With Amazon fighting for drone space and drones being used for medical operations, something has to change. Drones may be designated ‘important’. Maybe with flashing lights and sirens - like emergency services. These drones will have priority over other drones in the airspace. None of this has been confirmed yet, it is pure speculation. But speculation based on education and knowledge.
The New York Police Department are using VR to train for active shootings and real life scenarios. As time goes on, the VR environments will improve. NASA already use VR to train their astronauts:
NASA made an announcement that they are going to the moon by 2024. And they’re going to stay on the moon.
Wing, a Google company, announced that they will begin delivering food to the citizens of Helsinki.
In the not so distant future, with drones becoming ever more popular for deliveries UberEats and Deliveroo would be put out of business. We’ll use drones to deliver food. Not only are they faster (they can fly over buildings / not obey traffic laws) but it would be considerably cheaper too (due to economies of scale.
The Distant Future
Human Media Lab unveiled the LightBee, which is basically a hovering hologram-like system, used for telepresence applications. The person on the other end of the call uses a special camera array, which creates a realistic parallax effect, so those viewing at different angles, will see a slightly different image.
And as well as all that, the Autonomous Systems Lab have been developing drones capable of aerial tool manipulation, meaning it can take installed tools, and press up against various surfaces, for inspection or use. For example, using a drill or a paintbrush. I could see potential uses for this kind of thing in industrial, and bridge monitoring.
NASA are exploring using soft robots for space. Think Octopus tentacles. Instead of arms / legs, tentacles could be used instead. They have more maneuverability, possibly better grip and can survive longer.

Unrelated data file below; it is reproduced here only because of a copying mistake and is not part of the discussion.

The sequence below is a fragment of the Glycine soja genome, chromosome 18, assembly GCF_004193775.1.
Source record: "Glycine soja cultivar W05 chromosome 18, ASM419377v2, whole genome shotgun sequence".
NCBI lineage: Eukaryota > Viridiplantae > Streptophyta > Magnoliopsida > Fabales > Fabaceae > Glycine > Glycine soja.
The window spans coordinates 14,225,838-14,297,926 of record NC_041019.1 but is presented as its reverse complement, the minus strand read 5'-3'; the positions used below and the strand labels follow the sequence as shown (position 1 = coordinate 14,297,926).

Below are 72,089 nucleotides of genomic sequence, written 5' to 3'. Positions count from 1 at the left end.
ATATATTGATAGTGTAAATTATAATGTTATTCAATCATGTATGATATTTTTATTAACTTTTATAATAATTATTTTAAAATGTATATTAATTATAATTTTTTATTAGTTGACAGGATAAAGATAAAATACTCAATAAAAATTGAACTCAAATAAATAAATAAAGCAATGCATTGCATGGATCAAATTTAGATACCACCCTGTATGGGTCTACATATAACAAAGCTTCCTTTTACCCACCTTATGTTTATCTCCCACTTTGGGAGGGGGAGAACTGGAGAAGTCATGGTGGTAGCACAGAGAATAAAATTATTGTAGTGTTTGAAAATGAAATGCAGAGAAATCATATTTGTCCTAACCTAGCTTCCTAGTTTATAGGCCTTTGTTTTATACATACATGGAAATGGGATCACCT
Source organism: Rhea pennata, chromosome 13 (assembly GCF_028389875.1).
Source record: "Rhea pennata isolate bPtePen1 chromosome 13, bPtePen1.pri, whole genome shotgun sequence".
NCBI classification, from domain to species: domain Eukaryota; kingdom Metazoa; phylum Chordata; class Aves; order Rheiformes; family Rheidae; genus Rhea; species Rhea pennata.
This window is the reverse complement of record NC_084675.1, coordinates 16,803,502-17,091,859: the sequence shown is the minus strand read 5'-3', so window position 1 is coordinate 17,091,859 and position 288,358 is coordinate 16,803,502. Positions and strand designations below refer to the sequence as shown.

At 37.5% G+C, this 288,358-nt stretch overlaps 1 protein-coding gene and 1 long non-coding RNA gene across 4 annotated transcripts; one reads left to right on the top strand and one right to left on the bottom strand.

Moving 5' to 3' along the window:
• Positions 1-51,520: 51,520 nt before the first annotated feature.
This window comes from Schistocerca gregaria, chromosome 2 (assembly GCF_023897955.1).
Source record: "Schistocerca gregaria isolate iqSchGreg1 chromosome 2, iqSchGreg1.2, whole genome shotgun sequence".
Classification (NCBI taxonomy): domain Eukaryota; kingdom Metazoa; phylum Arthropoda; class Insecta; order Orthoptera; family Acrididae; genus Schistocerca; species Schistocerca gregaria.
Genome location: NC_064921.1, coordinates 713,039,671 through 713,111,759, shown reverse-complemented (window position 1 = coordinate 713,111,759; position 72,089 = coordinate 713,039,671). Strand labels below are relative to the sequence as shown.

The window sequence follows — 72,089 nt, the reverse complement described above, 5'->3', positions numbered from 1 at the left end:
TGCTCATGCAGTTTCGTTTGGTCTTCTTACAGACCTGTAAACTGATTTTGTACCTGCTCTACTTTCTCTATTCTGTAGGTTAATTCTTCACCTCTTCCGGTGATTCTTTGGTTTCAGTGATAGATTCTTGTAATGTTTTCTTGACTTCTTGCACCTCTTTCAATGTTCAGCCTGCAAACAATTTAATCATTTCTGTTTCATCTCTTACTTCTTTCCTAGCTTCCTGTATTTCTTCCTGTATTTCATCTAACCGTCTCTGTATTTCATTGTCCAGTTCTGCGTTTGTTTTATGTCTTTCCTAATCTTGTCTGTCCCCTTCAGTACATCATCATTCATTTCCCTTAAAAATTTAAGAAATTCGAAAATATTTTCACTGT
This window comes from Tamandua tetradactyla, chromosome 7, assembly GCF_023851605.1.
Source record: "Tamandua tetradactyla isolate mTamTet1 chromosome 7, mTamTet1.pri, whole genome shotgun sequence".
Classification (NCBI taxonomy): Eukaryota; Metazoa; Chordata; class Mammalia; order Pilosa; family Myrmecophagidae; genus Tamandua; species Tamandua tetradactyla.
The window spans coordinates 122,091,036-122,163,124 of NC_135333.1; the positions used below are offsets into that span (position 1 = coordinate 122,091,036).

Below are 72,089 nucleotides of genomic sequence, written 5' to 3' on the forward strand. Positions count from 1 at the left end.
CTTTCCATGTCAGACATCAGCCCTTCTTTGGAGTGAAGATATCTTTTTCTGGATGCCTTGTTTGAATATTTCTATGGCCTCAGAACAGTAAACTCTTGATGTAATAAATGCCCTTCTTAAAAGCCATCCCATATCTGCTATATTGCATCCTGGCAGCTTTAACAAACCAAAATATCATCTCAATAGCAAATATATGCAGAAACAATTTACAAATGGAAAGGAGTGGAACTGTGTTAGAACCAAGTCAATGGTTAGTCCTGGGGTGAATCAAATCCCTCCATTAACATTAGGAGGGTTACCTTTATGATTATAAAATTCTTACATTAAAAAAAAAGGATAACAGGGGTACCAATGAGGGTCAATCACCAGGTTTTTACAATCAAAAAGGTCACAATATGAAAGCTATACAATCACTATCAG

In other news, Lilium successfully completed a test flight of their 5-seat air taxi. The jet-powered VTOL will continue testing. It’s a flying 5 seater taxi.
This reminds me of Google’s Kitty Hawks’ Flyer. A one person flying car.
Someone has created an AI generated Joe Rogan fake clip. The audio is entirely fake - but sounds scarily realistic. Deep fakes are getting scarily real. One Star Wars fan used Deep fake to generate a fictional Star Wars scene. Obi Wan vs Darth Vader.
In the not-too-distant future it wouldn’t be hard to see political smear campaigns being carried out by using a deep faked video + audio.
A perfect deep fake using both video & audio has yet to be produced (at least, to the public). While faking letters has been around for years, it’s been possible to prove whether someone has sent a letter or not using Public Key Cryptography. It will be interesting to see the same kind of technology be used to prove whether someone has been in a video or not.
Impossible Foods’ recent IPO evaluated them at $2 billion. It’s clear that vegan meat replacements are the future. Farming is unsustainable. Eating meat is unsustainable. The future has to disclude meat. Whether that’s a fully vegan diet (eating salad every day) or meat alternatives such as Impossible Food. In a special, I’ll go into detail on the future of the human diet.
Until next time,
- Brandon 🐝